In support of the launch of the This Is Not Home (TINH) Project, below is an excerpt from a spoken word poem written by Shayla, a Lived Expert Advisor to the project, through the West End Womens' Resource Centre, Winnipeg, MB. Shayla is a writer, storyteller, and a Spoken Word artist/wordsmith.
TINH developed a community-based, participatory research partnership, that focuses on gender-specific low-barrier drop-in programs serving multiply-marginalized women and gender-diverse people. The partnership involves six gender-specific drop-in programs from across Canada, lived-expert advisors, researchers and sector leaders.
Chelle realized she was waking up, she listened carefully, eyes still shut, but all was silent. Old habits from being on the street, homeless. Inhaling deeply, what a Gift, to be alive, and well, she thought. And safe. In her own bed. No other body beside her, crowding her into a few inches of space, no drunken memories of bad sex, and most of all, no loud screaming and fighting, in her room, her building, or out in the street. Her own place, here in Auntie’s Place.
She still couldn’t believe the last three months: the seven floors of the circular social housing building that became Auntie’s Place seemed to go up like magic. Three levels of government funding flowed, it rose up in weeks when she thought it would be months, built with hemp materials and other good-to-Mother-Earth sustainable materials—not concrete! The call for applications, scrambling to get her older laptop going, and online, waiting impatiently during the screening process, the acceptance—yay!--she so remembered the call--the orientation, the moving in, the healing work she was doing, the life skills upgrading, (re-) learning how to be part of a community. A very busy three months indeed.
Mrrp. Her kitties Bright Eyes and Big Brother coming to say “Good Morning”. Such a blessing, to have her 4-foots with her, and her psychologist said she had done lots of healing, she did not need to call them her ‘emotional rescue’ kitties, they were no longer ‘pet therapy’. She could now call them her ‘writer’s kitties’, she and them, were promoted.
As she scratched them under their chins, she recalled her spoken word piece at the launch:
“. . . me: I am part of the 60’s Scoop
JOJO: “The Stolen Generation now called”
in foster care, then at 3 months of age, adopted out to Dutch-Canadians
away from my People
I was considered middle class, same as you
and that I was from somewhere around the Mediterranean—but not Cree. Never Cree.
always looking for my community, where I belonged
always alone isolated so ashamed of who I am
JOJO: “I was suicidal”
being a teenager, could not ask for birth or adoption records—
JOJO: “had no self-esteem by the end of my teens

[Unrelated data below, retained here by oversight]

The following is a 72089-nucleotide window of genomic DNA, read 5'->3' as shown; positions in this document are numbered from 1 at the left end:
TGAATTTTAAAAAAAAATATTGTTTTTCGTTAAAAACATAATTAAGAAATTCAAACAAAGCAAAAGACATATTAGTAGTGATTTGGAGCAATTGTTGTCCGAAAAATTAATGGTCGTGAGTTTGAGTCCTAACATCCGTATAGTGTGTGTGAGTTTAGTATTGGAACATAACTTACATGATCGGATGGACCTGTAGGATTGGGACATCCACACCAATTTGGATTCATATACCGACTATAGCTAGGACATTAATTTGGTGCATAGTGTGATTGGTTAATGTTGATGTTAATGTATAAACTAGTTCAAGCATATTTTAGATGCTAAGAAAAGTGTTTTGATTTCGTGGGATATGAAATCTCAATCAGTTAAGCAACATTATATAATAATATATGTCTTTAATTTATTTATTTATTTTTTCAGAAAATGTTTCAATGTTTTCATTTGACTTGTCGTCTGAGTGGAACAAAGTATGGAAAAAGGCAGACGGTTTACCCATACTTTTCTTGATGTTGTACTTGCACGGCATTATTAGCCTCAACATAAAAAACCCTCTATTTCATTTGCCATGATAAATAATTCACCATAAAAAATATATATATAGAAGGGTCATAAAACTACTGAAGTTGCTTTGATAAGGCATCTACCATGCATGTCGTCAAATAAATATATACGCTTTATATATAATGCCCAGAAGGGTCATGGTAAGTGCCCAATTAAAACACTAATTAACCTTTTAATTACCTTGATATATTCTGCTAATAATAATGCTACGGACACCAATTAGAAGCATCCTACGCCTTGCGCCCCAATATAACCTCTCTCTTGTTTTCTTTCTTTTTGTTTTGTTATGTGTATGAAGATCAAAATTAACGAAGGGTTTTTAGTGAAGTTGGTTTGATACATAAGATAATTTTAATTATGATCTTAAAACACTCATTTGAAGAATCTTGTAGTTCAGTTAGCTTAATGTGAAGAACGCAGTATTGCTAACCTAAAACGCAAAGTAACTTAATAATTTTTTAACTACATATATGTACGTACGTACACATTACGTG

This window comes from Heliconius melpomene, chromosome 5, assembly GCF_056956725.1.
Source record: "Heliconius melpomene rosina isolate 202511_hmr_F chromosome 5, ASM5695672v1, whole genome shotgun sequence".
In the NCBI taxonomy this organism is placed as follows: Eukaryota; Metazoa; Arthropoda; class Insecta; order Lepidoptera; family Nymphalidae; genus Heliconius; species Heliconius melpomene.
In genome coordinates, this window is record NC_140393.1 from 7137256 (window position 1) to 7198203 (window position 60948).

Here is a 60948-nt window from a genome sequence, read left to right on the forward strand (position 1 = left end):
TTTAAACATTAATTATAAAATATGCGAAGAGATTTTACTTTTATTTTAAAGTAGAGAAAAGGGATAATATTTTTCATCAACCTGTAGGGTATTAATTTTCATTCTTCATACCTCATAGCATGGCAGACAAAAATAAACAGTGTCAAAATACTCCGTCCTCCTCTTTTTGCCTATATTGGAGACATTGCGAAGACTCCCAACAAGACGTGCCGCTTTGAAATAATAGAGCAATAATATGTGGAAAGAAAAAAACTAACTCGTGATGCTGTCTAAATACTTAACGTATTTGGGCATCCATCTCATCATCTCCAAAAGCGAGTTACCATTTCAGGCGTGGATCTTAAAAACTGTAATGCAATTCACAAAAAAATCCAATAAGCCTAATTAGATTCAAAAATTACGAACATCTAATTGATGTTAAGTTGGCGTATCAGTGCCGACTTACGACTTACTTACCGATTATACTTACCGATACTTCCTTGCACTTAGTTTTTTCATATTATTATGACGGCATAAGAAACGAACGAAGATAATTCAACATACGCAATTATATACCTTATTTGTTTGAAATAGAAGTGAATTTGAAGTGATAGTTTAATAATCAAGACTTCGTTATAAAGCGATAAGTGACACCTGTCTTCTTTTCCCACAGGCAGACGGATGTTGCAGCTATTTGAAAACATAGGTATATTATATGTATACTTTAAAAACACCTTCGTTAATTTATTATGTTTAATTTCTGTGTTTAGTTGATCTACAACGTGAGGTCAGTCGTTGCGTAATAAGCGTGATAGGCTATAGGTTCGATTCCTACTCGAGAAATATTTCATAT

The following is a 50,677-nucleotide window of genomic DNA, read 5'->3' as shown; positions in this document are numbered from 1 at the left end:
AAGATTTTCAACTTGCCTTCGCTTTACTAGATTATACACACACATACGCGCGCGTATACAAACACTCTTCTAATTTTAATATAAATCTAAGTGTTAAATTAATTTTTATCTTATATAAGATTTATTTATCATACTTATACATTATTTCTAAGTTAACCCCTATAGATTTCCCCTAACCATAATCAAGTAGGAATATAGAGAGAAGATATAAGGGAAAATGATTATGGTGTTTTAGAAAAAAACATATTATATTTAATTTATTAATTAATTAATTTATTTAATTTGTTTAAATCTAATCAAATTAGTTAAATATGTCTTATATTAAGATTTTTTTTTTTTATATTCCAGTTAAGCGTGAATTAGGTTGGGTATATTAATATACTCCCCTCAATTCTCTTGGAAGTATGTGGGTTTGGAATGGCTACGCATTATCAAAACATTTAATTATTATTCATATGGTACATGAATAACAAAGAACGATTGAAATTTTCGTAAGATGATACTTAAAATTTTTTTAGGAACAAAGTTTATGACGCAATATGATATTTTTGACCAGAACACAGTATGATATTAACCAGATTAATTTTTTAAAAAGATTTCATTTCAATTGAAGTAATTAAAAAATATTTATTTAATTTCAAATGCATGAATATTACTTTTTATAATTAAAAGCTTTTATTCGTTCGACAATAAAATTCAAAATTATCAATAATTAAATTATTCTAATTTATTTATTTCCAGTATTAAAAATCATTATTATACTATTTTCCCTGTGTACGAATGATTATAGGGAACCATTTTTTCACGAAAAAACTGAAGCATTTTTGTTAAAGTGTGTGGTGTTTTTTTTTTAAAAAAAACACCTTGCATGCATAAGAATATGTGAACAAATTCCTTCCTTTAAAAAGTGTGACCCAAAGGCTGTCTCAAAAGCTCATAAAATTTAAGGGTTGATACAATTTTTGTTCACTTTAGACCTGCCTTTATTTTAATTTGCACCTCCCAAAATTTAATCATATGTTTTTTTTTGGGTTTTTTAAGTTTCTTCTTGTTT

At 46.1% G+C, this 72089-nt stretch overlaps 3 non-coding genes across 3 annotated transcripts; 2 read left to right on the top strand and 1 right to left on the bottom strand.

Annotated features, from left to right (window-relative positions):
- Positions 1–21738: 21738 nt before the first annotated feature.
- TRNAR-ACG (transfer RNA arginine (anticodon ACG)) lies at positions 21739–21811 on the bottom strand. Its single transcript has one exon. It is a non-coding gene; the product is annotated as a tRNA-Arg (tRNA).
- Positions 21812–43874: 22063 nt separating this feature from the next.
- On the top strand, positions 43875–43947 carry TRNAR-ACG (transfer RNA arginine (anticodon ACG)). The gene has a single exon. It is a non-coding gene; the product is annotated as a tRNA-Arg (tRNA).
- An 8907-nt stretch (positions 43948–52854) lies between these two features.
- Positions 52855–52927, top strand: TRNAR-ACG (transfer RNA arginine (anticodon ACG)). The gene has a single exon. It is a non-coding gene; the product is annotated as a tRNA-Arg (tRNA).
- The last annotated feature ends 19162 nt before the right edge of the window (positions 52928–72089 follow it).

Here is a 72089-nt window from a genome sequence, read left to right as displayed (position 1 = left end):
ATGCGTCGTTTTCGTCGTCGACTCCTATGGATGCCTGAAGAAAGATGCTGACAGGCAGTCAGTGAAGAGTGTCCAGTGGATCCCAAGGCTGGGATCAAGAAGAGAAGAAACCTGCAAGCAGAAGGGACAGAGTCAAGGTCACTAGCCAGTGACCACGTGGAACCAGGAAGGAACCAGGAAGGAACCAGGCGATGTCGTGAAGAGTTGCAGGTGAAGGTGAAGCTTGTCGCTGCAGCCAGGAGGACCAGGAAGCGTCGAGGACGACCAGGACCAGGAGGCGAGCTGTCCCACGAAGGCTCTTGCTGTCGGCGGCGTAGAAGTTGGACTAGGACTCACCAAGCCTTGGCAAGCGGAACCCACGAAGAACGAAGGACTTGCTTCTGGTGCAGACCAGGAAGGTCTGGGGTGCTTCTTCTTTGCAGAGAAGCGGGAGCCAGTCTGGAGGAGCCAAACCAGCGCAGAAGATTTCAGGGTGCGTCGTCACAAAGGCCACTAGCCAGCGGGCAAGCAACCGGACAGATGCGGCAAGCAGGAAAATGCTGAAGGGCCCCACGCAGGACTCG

JOJO: “drinking to excess”
--because I visited Vancouver, could have
ended up on Pickton’s pig farm as one of the
Missing and Murdered Indigenous Women
my 20’s, into my 30’s a continual search for my identity
came to Winnipeg in the fall of 1997 connected with my People Iniwé
JOJO: “The Cree”
things were starting to look up
then I was raped in my own home thought I was going to be choked
to death become another stat for the MMIWG
There were other rapes, but this one I thought I was going to die
being raped—June 2003--started my journey of
JOJO: “inadequate housing”
could not keep on working so could not pay rent so lost my place
started couch-surfing It was an Indigenous housing advocate who told me
that although I was not out on the street, I was still
JOJO: “precariously housed”
because I did not start out as down-and-out but ended up there I was told by some so-called friends, male
“If I help you out with food, a place to sleep, you can help me out/
JOJO: “A man has needs”
that white dominant capitalistic Jesus-loving culture says that some women count, some don’t
I guess I became of the ones that didn’t count when I didn’t have a real home . . .
did you know that one can get a Social Work degree and not take one single course, in the consequences of poverty, the physical, emotional, mental, spiritual consequences, of poverty. Not one course.
while couch-surfing, could not always keep my cat, my fur-buddy with me
often, just had my knapsack with me
once I got a psychologist, through the Compensation for Victims of Crime program, the provincial Ministry of Justice she told me I have PTSD actually, multiple traumas
from the rapes and beatings assaults and being robbed/jacked including historical trauma from being adopted away from my People
JOJO: “--A multi-generational effect from the residential schools
my birth-mother went
being homeless meant hearing
JOJO: “It’s funny that you don’t have your cat with you.
He’s with a friend--
JOJO: “You can’t even look after your cat, how can you look after yourself? Why can’t you look after yourself? You are always looking for hand-outs. If you are homeless, you must be stupid’” --excerpt